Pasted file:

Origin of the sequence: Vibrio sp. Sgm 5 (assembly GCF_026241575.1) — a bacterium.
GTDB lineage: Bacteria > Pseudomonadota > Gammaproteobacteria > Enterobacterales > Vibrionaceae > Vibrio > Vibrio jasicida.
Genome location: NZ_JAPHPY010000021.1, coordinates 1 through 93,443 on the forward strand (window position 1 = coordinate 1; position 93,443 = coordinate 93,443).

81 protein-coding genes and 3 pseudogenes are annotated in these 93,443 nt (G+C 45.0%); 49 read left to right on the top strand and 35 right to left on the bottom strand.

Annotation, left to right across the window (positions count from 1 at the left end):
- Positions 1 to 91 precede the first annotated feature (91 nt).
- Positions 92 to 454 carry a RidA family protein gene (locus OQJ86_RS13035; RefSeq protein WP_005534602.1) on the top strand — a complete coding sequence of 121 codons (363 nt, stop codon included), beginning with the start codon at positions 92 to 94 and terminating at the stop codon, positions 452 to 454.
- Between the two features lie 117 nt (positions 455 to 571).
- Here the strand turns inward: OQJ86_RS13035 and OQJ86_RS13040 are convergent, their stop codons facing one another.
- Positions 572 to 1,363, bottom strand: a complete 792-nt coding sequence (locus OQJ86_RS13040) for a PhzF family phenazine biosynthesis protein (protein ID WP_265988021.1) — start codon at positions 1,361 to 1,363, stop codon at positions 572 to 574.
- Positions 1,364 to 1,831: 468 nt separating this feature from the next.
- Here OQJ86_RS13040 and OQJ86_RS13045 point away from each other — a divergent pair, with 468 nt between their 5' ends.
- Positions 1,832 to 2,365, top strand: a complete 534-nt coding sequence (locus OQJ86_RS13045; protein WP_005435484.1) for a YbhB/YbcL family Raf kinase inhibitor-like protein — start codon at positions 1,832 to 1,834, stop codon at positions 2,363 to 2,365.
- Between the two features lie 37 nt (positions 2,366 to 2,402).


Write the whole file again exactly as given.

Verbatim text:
Origin of the sequence: Vibrio sp. Sgm 5 (assembly GCF_026241575.1) — a bacterium.
GTDB lineage: Bacteria > Pseudomonadota > Gammaproteobacteria > Enterobacterales > Vibrionaceae > Vibrio > Vibrio jasicida.
Genome location: NZ_JAPHPY010000021.1, coordinates 1 through 93,443 on the forward strand (window position 1 = coordinate 1; position 93,443 = coordinate 93,443).

81 protein-coding genes and 3 pseudogenes are annotated in these 93,443 nt (G+C 45.0%); 49 read left to right on the top strand and 35 right to left on the bottom strand.

Annotation, left to right across the window (positions count from 1 at the left end):
- Positions 1 to 91 precede the first annotated feature (91 nt).
- Positions 92 to 454 carry a RidA family protein gene (locus OQJ86_RS13035; RefSeq protein WP_005534602.1) on the top strand — a complete coding sequence of 121 codons (363 nt, stop codon included), beginning with the start codon at positions 92 to 94 and terminating at the stop codon, positions 452 to 454.
- Between the two features lie 117 nt (positions 455 to 571).
- Here the strand turns inward: OQJ86_RS13035 and OQJ86_RS13040 are convergent, their stop codons facing one another.
- Positions 572 to 1,363, bottom strand: a complete 792-nt coding sequence (locus OQJ86_RS13040) for a PhzF family phenazine biosynthesis protein (protein ID WP_265988021.1) — start codon at positions 1,361 to 1,363, stop codon at positions 572 to 574.
- Positions 1,364 to 1,831: 468 nt separating this feature from the next.
- Here OQJ86_RS13040 and OQJ86_RS13045 point away from each other — a divergent pair, with 468 nt between their 5' ends.
- Positions 1,832 to 2,365, top strand: a complete 534-nt coding sequence (locus OQJ86_RS13045; protein WP_005435484.1) for a YbhB/YbcL family Raf kinase inhibitor-like protein — start codon at positions 1,832 to 1,834, stop codon at positions 2,363 to 2,365.
- Between the two features lie 37 nt (positions 2,366 to 2,402).